Based on a reading of Mein Kampf, an Atlantic author imagines what Germany might become should the aspiring dictator "succeed in gaining control of the German government."
In 1932, Hitler had not yet taken power in Germany. But he was close.
What would happen to Germany if the Nazis were to rule? That was a question that had a surprisingly easy answer. In the March issue of The Atlantic, Nicolas Fairweather wrote "Hitler and Hitlerism: A Man of Destiny." In it, he analyzed Hitler and his philosophy, as derived from a reading of Mein Kampf, "to foreshadow, from [Hitler's] own statements, some of the things he would like to accomplish." Journalists, at times, can be horrible predictors of the future. But in this case, Fairweather's assessment was a sound alarm. He summarizes Hitler in 10 points:
1. His violent racial nationalism, which springs from his conviction that the Aryan stocks in general, and the Germans in particular, are a chosen people in whose victorious survival the divine purposes are bound up.
2. His violent animosity to Marxian Socialism as in essence opposed to his ideal of a nationally minded people and a racial state. ...
3. His violent hatred of the Jews as the racial enemies of all Aryans, the subtle corrupters of pure Aryan states. These parasites, says Hitler, have made Marxian Socialism, which they invented, the principal tool by which they insinuate themselves into healthy, pure blooded, racial states in order to debase simultaneously the national ideals and the national blood. Destroyers of Aryan civilizations, they remain impotent to create a civilization of their own.
4. His concern for social betterment ('true Socialism') as a necessary prerequisite to the acceptance of his ideals by the masses.
5. His contempt for the intelligence of the ordinary man and for a democracy based on faith in his development to higher levels.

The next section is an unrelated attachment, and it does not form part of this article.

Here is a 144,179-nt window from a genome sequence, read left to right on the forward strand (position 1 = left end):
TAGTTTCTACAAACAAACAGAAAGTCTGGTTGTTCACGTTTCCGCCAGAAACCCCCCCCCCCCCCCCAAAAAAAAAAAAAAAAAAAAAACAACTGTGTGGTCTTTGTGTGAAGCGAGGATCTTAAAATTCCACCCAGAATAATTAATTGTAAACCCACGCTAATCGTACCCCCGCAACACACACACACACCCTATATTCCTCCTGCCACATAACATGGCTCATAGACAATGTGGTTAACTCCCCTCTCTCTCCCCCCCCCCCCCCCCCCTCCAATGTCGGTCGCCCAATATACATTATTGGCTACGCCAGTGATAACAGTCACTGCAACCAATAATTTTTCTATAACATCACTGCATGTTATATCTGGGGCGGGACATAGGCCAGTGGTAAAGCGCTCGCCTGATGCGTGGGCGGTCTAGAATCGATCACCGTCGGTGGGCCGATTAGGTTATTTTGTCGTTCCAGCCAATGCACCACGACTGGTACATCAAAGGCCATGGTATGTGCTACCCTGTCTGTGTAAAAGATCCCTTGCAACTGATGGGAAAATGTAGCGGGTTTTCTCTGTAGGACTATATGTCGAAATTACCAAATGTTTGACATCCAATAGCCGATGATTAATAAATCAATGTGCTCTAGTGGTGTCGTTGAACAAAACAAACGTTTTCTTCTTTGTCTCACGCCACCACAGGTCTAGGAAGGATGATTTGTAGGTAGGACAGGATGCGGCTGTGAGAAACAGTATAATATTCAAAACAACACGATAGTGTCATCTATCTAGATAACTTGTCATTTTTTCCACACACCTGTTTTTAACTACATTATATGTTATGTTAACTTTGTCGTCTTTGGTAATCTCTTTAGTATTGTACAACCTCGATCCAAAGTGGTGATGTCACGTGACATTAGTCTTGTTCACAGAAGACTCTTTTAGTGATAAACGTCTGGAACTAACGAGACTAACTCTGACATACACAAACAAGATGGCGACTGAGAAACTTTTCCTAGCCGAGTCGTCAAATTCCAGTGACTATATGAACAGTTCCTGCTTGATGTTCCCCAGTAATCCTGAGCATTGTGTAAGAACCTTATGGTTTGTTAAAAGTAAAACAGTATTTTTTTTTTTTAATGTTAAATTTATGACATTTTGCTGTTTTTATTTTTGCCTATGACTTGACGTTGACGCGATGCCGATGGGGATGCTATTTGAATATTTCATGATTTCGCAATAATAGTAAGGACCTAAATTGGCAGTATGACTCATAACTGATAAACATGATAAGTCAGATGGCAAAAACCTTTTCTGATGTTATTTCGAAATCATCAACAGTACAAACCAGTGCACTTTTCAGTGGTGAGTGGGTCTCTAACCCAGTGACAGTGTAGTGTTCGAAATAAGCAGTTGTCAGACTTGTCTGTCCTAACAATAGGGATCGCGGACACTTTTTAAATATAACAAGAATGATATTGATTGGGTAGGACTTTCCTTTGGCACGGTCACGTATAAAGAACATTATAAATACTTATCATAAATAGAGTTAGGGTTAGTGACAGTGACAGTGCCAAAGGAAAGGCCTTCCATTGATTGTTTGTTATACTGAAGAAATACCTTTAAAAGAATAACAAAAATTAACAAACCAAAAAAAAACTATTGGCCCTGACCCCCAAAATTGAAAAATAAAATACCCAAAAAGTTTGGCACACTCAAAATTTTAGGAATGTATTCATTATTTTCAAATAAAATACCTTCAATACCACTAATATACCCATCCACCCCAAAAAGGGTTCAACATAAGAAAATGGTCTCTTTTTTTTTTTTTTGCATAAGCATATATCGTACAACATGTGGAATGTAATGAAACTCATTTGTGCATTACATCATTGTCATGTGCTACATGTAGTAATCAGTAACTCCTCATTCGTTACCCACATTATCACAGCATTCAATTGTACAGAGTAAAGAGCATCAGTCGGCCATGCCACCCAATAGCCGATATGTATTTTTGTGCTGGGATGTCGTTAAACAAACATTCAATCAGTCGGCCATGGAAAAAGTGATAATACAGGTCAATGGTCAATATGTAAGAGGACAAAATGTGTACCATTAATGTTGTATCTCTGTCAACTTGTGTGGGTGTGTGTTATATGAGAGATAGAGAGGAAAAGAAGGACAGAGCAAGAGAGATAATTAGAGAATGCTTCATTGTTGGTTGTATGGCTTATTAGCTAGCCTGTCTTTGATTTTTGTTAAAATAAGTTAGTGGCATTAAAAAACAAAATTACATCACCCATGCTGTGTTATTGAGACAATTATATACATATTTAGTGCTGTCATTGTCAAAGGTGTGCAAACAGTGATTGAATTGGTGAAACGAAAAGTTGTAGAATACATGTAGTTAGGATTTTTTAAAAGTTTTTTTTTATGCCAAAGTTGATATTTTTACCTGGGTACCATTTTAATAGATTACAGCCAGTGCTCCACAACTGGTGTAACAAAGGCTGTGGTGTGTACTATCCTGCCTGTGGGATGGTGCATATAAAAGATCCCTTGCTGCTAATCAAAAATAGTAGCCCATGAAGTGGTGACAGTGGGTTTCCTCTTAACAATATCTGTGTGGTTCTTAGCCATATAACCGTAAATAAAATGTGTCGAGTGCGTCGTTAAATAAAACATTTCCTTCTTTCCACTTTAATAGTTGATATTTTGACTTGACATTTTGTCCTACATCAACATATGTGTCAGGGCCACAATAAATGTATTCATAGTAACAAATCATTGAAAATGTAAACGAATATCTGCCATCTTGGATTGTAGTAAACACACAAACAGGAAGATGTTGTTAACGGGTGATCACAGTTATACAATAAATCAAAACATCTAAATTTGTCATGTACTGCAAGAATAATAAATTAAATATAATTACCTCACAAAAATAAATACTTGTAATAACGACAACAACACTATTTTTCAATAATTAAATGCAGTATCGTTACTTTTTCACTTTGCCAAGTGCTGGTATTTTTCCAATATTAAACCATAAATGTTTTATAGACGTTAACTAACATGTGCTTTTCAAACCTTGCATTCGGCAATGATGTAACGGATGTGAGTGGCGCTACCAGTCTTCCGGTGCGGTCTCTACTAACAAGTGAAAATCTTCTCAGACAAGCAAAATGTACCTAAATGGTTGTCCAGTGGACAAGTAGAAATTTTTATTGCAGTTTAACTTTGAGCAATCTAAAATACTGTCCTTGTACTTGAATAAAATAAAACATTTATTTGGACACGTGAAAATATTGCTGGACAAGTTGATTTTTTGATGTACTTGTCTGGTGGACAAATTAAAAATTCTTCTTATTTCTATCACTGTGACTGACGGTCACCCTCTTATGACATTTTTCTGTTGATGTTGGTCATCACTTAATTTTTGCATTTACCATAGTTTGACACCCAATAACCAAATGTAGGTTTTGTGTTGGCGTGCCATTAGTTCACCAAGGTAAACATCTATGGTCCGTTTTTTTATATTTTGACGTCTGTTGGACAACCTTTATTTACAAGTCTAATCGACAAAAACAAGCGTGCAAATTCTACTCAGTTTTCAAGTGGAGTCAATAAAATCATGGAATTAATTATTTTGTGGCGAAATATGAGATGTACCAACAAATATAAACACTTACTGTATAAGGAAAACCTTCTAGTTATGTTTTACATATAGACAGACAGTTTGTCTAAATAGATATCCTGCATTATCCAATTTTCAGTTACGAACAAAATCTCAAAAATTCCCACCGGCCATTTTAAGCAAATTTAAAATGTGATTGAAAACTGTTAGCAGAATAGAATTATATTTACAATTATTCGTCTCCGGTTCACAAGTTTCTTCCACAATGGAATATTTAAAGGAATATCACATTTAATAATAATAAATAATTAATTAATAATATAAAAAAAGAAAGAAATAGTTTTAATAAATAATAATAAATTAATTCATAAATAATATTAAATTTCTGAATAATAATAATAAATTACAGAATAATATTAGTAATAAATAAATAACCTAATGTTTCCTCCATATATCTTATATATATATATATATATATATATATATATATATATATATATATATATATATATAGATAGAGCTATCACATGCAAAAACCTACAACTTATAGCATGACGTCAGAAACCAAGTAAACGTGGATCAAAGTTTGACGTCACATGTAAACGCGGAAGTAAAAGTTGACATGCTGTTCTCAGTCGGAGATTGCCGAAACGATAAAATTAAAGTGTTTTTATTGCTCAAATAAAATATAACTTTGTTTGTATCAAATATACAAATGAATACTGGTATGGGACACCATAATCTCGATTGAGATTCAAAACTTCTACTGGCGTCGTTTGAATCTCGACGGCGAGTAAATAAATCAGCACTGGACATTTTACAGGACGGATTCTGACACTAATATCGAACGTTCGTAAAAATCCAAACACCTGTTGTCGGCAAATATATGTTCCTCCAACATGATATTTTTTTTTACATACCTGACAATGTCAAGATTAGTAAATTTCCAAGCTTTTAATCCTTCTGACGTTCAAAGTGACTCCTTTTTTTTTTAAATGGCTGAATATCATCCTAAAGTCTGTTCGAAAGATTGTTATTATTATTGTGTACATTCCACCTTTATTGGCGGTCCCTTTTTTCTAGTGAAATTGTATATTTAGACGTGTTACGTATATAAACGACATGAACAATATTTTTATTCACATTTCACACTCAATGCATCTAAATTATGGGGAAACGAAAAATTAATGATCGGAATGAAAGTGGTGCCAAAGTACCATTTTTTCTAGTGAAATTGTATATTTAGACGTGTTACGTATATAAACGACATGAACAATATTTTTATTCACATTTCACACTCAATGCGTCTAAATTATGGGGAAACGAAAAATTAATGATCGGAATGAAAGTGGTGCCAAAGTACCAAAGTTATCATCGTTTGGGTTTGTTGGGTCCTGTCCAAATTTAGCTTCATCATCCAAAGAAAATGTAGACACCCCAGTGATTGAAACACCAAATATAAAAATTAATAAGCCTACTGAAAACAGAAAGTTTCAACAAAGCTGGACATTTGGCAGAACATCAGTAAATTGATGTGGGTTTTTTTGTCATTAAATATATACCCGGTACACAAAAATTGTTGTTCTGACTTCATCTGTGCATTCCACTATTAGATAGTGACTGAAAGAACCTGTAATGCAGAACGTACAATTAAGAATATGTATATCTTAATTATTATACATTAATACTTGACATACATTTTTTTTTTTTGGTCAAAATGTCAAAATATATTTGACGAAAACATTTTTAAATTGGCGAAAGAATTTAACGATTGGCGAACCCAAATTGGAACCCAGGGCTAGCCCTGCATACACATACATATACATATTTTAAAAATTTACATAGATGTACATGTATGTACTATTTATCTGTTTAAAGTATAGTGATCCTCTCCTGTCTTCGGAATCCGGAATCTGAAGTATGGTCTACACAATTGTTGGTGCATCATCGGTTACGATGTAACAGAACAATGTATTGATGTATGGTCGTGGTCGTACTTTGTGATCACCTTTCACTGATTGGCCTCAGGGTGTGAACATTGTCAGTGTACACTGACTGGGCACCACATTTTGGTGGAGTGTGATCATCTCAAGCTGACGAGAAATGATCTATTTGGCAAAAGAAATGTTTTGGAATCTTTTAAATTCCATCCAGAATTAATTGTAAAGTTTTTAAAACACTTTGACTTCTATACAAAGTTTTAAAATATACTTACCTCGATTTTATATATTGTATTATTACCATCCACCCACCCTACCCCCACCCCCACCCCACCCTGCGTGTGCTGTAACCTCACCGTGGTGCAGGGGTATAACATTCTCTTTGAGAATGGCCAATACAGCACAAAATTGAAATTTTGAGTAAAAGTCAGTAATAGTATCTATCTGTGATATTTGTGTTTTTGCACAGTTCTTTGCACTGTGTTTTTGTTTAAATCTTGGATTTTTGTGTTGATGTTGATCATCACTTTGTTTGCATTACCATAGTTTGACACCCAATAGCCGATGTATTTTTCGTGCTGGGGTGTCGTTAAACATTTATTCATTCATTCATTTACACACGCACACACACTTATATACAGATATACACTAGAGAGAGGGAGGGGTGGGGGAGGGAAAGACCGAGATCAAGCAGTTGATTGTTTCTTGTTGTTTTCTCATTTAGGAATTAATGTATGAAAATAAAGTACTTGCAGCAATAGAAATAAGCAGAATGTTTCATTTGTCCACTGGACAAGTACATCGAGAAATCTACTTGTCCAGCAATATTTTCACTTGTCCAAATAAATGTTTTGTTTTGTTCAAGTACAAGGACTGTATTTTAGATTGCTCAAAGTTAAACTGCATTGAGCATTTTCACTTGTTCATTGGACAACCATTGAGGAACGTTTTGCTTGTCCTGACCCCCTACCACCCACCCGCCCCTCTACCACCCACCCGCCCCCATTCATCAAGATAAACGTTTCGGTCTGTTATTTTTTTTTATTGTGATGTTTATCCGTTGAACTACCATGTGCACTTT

6. His contempt for parliamentary institutions as the organs of such a democracy, which substitutes for the decision of a competent leader the majority vote of the incompetent. A parliament, moreover, says Hitler, is the natural field of operations for the Jewish Socialist enemy.
7. His insistence on the power of personality and on the entire concentration of authority in the hands of one leader (up to now, himself).
8. His economic nationalism, with its distrust of international capital and its preference for small, locally controlled business organizations. Hitler fears the banks and all newfangled ideas for controlling credit. He objects to stock companies and stresses the value of personal ownership. In short, he believes in the ruthless subordination of economic interests and economic leaders to racial and national considerations.
9. His insistence that Germany must acquire more land in Europe as a vital requirement for national expansion and progress (after the present corruption of the national blood and the national ideals has been stopped).
10. His insistence that France is the archenemy. France, he urges, must be broken before Germany can undertake to conquer land from Russia (the only possible source).
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Fairweather assesses Hitler as a man completely obsessed with the idea of German purity and domination. Hitler ignores "the unwholesome after-effects of a diet of lies" and "is deliberately building upon the weakness of the mass mind." Fairweather calls the aspiring dictator "a genuine demagogue -- honest, no doubt, in believing that what he does is for the general good, but a demagogue just the same."
In the next month's issue of Atlantic, Fairweather continued his prognostication about a possible Nazi Germany, explaining how Hitler would instill his personal beliefs into the society and government. He foreshadows Hitler's social engineering program, writing of the looming Third Reich, "The state is not an end in itself; it is only a means to an end." In this essay as well, he includes numbered predictions -- in this case, about national pride, racial purity, social sacrifice, the glorification of leaders, and the destruction of anyone perceived as an enemy.
Three years later in the February 1935 issue of The Atlantic, author Barbara Spofford Morgan reported on the early days of the Third Reich after these plans began to be implemented. In a piece titled "Swastika," she found a country readily adopting Hitler's ideas, but with a trace of discomfort. "Germany at the moment is full of contradictions," she writes. "Heads are carried high and the clear blue eyes of young men have a look of burning enthusiasm; at the same time, no one dare speak his mind except in strictest privacy." The Nazi movement had already transcended politics: "National Socialism is a crusade, a religion, and it is applied as has happened before with brutality, sometimes savagery."
In the weeks to come, we'll post more World War II-era archives from The Atlantic.